```Dave Thomas <Dave / PragmaticProgrammer.com> wrote:
>"Wilka" <jvyxn / evghnyvfgvp.pbz> writes:
>
[...]
>Here are a couple of ways. The second may or may not be more
>efficient, as it only does the pattern match and to_i once for each
>string in the array.
>
>      strings = [ "Name 300", "Name 1", "Name 10", "Name 2" ]
>
>      # an inefficient way (if there are large numbers of strings)
>
>      digits = /\d+\$/
>
>      res = strings.sort { |a, b|  digits.match(a)[0].to_i <=>
>digits.match(b)[0].to_i}
>
>      # a more efficient way (perhaps)
>
>      res = strings.
>          collect {|e|    [ digits.match(e)[0].to_i, e ] }.
>          sort    {|a, b| a[0] <=> b[0] }.
>          collect {|e|    e[1]}
>
Note that both of these just sort the strings
based on the embedded number.  The Schwartzian
sort example that I gave earlier pays attention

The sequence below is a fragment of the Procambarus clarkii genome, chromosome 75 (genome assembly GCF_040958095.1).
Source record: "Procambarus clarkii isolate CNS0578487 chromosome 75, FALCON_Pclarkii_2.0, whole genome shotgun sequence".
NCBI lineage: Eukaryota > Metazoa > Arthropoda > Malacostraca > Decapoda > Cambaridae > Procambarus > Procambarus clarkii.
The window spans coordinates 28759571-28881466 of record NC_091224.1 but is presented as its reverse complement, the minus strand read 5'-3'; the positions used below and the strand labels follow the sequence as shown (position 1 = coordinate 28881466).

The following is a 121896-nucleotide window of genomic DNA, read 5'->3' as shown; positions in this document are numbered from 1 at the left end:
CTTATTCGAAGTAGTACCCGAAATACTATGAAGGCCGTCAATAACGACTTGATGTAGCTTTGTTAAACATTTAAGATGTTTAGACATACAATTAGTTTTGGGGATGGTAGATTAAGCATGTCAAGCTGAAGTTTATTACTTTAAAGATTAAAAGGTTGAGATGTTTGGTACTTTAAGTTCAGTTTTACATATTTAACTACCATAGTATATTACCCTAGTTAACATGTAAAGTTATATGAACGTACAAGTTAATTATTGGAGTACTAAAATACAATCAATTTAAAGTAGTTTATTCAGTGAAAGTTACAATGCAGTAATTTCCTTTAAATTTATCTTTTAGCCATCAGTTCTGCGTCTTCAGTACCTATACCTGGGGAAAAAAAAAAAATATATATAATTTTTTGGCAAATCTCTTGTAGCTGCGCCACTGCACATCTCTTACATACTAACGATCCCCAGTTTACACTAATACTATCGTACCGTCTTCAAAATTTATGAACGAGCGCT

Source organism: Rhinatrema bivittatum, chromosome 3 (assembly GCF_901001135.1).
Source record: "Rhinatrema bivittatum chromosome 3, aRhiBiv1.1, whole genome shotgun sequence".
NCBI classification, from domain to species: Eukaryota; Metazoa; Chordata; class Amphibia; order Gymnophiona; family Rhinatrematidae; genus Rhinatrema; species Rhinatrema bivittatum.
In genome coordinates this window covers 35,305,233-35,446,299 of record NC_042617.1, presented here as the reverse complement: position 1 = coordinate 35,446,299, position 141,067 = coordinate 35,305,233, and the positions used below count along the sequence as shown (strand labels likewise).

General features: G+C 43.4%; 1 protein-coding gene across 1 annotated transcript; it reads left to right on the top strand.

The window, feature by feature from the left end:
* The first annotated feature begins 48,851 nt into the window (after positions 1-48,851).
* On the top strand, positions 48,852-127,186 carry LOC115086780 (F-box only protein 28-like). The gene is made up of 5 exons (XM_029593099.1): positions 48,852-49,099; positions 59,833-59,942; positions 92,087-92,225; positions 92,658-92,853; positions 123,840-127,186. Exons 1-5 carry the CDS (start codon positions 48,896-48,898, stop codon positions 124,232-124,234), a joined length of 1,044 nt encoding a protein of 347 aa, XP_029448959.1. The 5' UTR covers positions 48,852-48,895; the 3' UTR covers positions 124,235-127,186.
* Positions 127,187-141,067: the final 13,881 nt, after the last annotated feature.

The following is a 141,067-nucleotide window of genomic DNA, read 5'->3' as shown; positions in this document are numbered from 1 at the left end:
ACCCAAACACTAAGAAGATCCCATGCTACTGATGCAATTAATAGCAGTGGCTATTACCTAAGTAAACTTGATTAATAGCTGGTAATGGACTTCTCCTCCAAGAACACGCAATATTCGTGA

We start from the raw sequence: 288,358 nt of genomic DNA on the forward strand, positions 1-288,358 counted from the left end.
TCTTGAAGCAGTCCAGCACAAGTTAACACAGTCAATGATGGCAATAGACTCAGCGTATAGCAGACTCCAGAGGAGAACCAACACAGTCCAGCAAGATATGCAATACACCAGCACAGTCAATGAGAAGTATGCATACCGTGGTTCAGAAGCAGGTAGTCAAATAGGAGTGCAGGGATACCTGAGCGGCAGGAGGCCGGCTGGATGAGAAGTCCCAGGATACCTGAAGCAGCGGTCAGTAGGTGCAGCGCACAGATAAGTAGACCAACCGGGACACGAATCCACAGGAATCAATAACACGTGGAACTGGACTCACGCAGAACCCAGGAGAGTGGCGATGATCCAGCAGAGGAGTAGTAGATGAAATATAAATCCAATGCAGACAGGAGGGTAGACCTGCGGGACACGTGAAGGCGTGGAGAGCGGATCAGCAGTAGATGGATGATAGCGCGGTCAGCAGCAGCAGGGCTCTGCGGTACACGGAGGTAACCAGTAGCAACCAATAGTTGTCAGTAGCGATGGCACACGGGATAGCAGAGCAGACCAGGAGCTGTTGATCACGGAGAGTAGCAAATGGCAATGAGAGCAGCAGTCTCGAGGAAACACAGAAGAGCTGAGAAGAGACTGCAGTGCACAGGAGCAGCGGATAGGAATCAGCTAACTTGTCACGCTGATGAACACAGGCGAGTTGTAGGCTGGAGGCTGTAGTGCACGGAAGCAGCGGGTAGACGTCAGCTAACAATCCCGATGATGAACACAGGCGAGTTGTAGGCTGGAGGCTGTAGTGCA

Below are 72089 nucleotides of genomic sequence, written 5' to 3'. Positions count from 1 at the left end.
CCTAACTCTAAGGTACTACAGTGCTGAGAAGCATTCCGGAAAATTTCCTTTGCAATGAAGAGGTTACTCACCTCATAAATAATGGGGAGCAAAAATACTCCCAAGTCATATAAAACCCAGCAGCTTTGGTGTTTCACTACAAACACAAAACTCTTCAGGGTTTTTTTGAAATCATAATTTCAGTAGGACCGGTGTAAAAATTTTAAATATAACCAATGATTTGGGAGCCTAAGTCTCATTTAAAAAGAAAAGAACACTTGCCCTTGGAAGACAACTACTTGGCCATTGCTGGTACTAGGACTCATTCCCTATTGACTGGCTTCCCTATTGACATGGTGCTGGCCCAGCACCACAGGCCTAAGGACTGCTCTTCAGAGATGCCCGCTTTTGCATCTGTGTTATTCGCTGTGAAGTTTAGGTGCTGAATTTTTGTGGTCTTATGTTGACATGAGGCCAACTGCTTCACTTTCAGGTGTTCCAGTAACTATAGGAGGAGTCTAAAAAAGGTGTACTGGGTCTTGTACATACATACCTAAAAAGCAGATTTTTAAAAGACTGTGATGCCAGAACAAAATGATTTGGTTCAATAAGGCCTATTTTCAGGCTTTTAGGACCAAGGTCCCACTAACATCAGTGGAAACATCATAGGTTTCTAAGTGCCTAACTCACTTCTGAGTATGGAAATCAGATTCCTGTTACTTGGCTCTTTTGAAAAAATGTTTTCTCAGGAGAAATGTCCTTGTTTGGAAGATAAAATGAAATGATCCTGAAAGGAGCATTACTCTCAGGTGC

to the number and works for a larger variety of
strings, including (for instance) mixed text,
most version number schemes, and dotted quad IP
numbers correctly.

(OTOH if I was in a hurry and hadn't already
probably done something like the above as well.)

BTW I made it somewhat more complex (so it will
handle negative numbers, takes into account most
people's preference for case-insensitive sorts,
etc):

def sort_split (s)
# Each piece case insensitive then by number,
# finally usual lexical order
pieces = s.scan(/(\D*)(\d*)/)
pieces.each {|elem|
elem[0].downcase!
elem[1] = elem[1].sub(/^0*/, '').to_i
if "" != elem[0] and "-" == elem[0].slice(-1, 1)
elem[0].chop!
elem[1] *= -1
end
}
pieces.push s
end

things = (-5..20).to_a.map {|i| "thing #{i}"}
things.push (
"thing ", "hello", "world", "This", "That", "This -", "this"
)
puts things.map {|e| sort_split(e)} .sort.map {|e| e[-1]}

Cheers,
Ben
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